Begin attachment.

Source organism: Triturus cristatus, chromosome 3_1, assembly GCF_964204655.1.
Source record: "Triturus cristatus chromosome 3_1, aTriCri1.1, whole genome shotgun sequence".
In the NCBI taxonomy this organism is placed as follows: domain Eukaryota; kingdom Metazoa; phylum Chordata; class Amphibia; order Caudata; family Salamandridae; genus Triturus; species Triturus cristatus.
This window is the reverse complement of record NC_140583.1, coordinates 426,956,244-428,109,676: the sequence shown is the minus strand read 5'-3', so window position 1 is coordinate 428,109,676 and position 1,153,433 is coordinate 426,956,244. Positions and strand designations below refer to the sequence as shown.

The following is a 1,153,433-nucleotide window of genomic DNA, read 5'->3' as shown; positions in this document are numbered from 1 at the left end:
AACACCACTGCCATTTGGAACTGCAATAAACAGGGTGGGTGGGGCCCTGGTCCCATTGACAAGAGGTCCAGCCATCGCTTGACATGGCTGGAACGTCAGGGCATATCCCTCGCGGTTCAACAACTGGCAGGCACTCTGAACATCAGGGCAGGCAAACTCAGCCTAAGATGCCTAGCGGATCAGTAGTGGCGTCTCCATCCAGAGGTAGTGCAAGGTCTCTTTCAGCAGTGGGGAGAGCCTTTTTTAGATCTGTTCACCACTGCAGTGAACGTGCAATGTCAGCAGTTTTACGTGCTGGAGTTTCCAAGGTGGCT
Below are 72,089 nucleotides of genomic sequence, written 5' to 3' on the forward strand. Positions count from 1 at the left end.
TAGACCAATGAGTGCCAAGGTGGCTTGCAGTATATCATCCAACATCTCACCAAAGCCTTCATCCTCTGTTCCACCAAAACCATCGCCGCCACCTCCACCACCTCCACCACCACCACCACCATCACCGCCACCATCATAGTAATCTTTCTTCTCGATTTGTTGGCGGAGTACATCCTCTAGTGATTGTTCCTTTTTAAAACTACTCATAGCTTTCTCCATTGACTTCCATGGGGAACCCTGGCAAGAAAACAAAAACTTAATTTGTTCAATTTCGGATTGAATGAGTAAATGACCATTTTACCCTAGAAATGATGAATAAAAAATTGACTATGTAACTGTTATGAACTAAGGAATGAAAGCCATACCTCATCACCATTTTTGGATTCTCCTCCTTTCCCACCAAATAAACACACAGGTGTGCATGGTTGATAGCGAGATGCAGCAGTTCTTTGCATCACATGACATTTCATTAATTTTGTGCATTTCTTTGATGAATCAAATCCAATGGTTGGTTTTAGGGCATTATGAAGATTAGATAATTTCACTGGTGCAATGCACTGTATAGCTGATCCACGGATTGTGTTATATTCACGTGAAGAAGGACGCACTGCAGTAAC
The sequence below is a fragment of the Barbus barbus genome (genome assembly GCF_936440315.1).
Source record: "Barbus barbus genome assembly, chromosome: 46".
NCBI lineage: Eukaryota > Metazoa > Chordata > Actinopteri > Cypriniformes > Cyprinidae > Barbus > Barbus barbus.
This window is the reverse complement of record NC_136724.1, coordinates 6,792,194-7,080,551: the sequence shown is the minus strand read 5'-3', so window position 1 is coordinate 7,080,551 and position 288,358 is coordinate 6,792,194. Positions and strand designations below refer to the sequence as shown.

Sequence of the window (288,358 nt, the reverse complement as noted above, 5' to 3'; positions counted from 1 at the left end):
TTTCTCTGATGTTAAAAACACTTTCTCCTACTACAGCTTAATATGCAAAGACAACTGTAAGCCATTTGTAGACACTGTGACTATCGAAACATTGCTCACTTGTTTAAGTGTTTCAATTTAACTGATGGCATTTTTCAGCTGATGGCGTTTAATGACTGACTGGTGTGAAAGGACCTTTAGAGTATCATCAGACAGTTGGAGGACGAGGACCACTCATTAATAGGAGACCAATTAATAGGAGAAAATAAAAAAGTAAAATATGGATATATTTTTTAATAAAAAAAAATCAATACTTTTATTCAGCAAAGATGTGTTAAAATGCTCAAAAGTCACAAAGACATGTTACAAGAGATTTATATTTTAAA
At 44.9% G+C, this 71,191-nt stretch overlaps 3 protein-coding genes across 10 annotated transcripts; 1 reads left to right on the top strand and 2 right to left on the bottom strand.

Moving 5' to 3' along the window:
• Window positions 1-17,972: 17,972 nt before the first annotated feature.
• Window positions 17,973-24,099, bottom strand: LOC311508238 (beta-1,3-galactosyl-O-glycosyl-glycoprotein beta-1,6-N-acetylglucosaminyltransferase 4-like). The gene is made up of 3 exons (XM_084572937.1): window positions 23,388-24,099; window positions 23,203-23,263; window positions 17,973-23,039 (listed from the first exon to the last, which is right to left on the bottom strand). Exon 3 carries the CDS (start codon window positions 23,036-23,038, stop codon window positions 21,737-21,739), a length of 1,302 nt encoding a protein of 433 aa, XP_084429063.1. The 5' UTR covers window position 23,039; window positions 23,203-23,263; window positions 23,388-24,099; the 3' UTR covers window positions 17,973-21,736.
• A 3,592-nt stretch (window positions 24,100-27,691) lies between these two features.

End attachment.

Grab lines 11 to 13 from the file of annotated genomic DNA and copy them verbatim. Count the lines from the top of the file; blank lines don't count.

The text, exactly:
NCBI lineage: Eukaryota > Metazoa > Chordata > Actinopteri > Cypriniformes > Cyprinidae > Barbus > Barbus barbus.
This window is the reverse complement of record NC_136724.1, coordinates 6,792,194-7,080,551: the sequence shown is the minus strand read 5'-3', so window position 1 is coordinate 7,080,551 and position 288,358 is coordinate 6,792,194. Positions and strand designations below refer to the sequence as shown.

Sequence of the window (288,358 nt, the reverse complement as noted above, 5' to 3'; positions counted from 1 at the left end):